Boston Marathon: The Historic Run

“The early morning trains to Ashland carried hundreds of spectators who wished to see the start of the great race,” read The Boston Globe’s article on the first marathon held in the city in 1897.

Over a century later, this description still stands for spectators and runners from all over the world that come to celebrate the historical event.

With the Boston Harbor under high risk of being attacked by Germany during World War I, all sporting events in the area were suddenly subject to cancellation, the marathon being one of them, according to The Globe. However, citizens spoke up and said that to host the marathon, even with the risk, was to make a statement with Greek military history marathons have of victory. The marathon was held, and an American won the race that year.

(Photo by Flickr user Wally Gobetz)

The same happened during World War II and the Vietnam War as runners and visitors filled the Boston streets to witness the grand race. In 1942, an American named Joe Smith was the winner of the marathon. Smith enlisted in the military less than 24 hours after he crossed the finish line.

The race has evolved since then, its finish line being changed more than once and distance increase by about one mile. No longer do less than 50 men run in thin, dirt tracks, but now hundreds gather in carefully arranged and scheduled areas to be transported to the start line, and runners even have an app where they can “meet” other participants in the race.

Needless to say, last year’s race forced the city to make changes, but for the first time the risk that they fear is domestic, rather than an attack from Germany as in earlier times. For this year’s marathon, strict security measures have been put into place, restricting the size of bags and items that are allowed in the areas that has been specially marked off for the race. Not surprisingly, the number of people who tried to register to the event was at a record high, as reported.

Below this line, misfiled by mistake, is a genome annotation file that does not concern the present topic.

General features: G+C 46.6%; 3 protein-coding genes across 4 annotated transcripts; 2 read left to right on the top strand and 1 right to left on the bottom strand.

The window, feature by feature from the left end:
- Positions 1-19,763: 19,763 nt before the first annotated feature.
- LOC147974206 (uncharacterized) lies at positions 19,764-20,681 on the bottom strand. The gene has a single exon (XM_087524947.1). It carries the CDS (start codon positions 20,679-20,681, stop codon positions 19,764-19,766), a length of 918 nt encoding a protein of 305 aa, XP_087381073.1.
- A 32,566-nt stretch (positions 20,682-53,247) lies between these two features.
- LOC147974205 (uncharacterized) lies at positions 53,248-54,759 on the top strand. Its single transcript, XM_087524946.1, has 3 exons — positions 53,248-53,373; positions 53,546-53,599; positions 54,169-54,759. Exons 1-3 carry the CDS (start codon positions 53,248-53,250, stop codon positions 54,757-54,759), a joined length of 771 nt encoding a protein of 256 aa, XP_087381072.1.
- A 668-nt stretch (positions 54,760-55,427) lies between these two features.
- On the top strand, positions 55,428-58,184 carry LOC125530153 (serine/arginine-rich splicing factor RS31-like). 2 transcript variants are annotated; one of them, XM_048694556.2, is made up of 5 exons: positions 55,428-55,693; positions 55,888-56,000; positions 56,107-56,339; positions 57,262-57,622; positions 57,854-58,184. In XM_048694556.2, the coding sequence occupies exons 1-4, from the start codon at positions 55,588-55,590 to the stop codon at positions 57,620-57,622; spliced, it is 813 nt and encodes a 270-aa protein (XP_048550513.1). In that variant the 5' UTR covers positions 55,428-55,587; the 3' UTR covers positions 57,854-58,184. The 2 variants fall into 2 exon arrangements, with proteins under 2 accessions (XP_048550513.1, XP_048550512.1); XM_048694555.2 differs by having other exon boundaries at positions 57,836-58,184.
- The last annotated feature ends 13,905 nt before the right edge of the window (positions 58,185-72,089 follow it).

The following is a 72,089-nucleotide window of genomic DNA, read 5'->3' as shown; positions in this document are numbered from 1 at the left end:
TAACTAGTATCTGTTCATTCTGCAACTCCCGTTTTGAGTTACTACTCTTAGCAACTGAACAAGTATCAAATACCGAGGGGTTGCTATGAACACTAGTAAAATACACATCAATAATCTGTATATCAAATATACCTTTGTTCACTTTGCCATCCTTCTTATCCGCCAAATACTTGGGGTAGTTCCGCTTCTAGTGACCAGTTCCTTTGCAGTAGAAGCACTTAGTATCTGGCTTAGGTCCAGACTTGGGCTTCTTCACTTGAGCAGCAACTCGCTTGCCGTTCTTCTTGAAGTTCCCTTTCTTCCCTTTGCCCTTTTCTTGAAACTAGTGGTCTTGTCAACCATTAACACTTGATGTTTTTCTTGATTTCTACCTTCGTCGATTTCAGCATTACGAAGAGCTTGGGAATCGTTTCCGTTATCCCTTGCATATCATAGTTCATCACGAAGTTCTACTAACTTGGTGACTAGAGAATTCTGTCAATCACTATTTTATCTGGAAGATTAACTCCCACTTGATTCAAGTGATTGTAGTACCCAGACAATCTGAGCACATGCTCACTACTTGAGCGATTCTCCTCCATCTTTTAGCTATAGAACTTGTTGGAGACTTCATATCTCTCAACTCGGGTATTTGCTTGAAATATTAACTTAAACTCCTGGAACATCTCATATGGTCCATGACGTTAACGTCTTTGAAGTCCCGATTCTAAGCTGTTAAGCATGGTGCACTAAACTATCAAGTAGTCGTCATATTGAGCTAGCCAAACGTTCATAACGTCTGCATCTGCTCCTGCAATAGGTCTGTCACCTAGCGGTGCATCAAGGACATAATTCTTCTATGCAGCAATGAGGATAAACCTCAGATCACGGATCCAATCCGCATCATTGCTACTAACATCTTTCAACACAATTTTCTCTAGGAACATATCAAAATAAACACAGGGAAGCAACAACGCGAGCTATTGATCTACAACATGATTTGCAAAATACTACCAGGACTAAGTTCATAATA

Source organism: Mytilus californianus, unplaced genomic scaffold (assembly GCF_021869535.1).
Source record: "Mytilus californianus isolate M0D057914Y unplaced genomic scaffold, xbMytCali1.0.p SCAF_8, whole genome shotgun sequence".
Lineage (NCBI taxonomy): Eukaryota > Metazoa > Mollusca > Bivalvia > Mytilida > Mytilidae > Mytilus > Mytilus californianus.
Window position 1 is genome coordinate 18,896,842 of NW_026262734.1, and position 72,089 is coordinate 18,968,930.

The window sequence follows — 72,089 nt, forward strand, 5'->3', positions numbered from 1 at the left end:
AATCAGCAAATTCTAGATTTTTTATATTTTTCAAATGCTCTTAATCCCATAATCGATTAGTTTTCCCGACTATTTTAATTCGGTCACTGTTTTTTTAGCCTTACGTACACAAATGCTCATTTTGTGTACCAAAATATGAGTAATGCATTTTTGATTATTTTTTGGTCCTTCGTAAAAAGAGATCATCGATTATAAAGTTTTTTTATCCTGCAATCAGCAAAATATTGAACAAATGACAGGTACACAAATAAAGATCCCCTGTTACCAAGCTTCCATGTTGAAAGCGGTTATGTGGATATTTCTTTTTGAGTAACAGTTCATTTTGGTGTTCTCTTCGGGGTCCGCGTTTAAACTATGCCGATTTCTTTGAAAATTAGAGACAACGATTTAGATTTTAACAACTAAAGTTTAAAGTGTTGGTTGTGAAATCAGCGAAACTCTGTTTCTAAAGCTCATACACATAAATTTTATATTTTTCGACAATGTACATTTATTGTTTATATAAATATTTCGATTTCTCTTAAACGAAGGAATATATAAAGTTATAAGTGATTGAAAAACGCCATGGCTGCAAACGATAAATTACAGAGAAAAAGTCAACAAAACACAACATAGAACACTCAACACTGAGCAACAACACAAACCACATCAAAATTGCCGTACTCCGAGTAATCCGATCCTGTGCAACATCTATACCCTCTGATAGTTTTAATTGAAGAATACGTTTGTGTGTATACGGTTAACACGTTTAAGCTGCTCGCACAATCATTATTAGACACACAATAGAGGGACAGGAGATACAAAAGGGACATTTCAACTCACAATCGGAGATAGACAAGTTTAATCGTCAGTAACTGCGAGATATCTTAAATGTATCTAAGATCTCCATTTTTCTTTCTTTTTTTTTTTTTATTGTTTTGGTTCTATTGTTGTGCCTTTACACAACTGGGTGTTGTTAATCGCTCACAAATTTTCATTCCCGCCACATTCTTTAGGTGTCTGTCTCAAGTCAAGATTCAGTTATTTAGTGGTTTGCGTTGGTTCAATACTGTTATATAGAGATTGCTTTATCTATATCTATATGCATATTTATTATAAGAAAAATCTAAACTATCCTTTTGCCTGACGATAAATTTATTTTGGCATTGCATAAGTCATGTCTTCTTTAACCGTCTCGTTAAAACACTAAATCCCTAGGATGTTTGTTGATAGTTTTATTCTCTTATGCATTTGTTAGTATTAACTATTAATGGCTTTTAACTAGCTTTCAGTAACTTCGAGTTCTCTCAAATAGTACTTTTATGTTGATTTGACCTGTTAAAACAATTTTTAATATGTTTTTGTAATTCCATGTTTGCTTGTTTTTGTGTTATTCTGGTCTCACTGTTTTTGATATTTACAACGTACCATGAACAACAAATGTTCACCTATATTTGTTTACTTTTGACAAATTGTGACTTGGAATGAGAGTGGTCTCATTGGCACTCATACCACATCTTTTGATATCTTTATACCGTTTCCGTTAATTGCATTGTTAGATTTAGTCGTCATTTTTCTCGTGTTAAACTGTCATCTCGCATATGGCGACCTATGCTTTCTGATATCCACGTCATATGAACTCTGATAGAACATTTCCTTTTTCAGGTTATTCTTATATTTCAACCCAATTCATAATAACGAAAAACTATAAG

Additionally, online campaigns and famous photographers have shared powerful images of people who were affected by last year’s tragedy to display that they are still standing strong, Boston Strong.” Although it is not uncommon for runners to represent charities or causes in the race, a special organization by former Mayor Thomas Menino and Governor Deval Patrick called “One Fund” was founded just days after last year’s marathon. All proceeds, which were over $60 million in the first 75 days according to the official One Fund website, were used to help citizens who were affected.

Over one hundred races have passed, and thousands of runners representing the world have run the streets of Boston since this race has first held. Different years bring different worries, different obstacles, and different runners. Only one year has passed since the marathon was attacked, but over a century has passed that the fans and athletes of the race have pushed through hardship, attended despite possible risks, and participated to keep the traditional event going. There will be more than one winner this year: the brave returning runners, the person who finishes the race first, those who were affected and their relatives, and the city of Boston.